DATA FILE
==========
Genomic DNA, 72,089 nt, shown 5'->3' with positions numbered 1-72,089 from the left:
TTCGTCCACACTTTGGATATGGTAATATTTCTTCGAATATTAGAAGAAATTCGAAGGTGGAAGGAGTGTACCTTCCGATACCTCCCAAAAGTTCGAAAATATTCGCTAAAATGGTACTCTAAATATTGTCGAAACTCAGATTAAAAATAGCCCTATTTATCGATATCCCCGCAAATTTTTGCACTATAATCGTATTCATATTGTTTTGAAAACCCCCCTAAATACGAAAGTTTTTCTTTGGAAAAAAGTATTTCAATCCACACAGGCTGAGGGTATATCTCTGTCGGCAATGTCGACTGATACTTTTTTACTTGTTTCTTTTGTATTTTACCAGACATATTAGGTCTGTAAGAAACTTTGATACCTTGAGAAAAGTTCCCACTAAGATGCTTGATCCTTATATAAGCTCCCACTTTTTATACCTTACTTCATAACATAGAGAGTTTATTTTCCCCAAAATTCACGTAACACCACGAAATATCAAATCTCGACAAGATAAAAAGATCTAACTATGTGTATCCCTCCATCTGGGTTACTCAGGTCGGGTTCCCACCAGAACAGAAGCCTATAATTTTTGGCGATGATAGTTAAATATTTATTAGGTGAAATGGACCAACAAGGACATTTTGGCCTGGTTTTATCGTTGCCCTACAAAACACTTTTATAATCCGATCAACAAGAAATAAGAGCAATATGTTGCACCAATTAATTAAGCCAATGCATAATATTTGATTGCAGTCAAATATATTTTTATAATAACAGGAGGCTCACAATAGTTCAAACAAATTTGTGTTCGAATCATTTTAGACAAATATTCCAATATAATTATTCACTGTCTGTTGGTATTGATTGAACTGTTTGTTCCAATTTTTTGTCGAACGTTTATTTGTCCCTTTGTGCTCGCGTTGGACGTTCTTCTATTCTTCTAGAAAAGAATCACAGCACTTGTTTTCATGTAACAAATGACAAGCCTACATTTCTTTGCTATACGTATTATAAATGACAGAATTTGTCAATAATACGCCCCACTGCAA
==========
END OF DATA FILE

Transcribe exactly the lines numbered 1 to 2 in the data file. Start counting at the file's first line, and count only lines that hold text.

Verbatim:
Genomic DNA, 72,089 nt, shown 5'->3' with positions numbered 1-72,089 from the left:
TTCGTCCACACTTTGGATATGGTAATATTTCTTCGAATATTAGAAGAAATTCGAAGGTGGAAGGAGTGTACCTTCCGATACCTCCCAAAAGTTCGAAAATATTCGCTAAAATGGTACTCTAAATATTGTCGAAACTCAGATTAAAAATAGCCCTATTTATCGATATCCCCGCAAATTTTTGCACTATAATCGTATTCATATTGTTTTGAAAACCCCCCTAAATACGAAAGTTTTTCTTTGGAAAAAAGTATTTCAATCCACACAGGCTGAGGGTATATCTCTGTCGGCAATGTCGACTGATACTTTTTTACTTGTTTCTTTTGTATTTTACCAGACATATTAGGTCTGTAAGAAACTTTGATACCTTGAGAAAAGTTCCCACTAAGATGCTTGATCCTTATATAAGCTCCCACTTTTTATACCTTACTTCATAACATAGAGAGTTTATTTTCCCCAAAATTCACGTAACACCACGAAATATCAAATCTCGACAAGATAAAAAGATCTAACTATGTGTATCCCTCCATCTGGGTTACTCAGGTCGGGTTCCCACCAGAACAGAAGCCTATAATTTTTGGCGATGATAGTTAAATATTTATTAGGTGAAATGGACCAACAAGGACATTTTGGCCTGGTTTTATCGTTGCCCTACAAAACACTTTTATAATCCGATCAACAAGAAATAAGAGCAATATGTTGCACCAATTAATTAAGCCAATGCATAATATTTGATTGCAGTCAAATATATTTTTATAATAACAGGAGGCTCACAATAGTTCAAACAAATTTGTGTTCGAATCATTTTAGACAAATATTCCAATATAATTATTCACTGTCTGTTGGTATTGATTGAACTGTTTGTTCCAATTTTTTGTCGAACGTTTATTTGTCCCTTTGTGCTCGCGTTGGACGTTCTTCTATTCTTCTAGAAAAGAATCACAGCACTTGTTTTCATGTAACAAATGACAAGCCTACATTTCTTTGCTATACGTATTATAAATGACAGAATTTGTCAATAATACGCCCCACTGCAA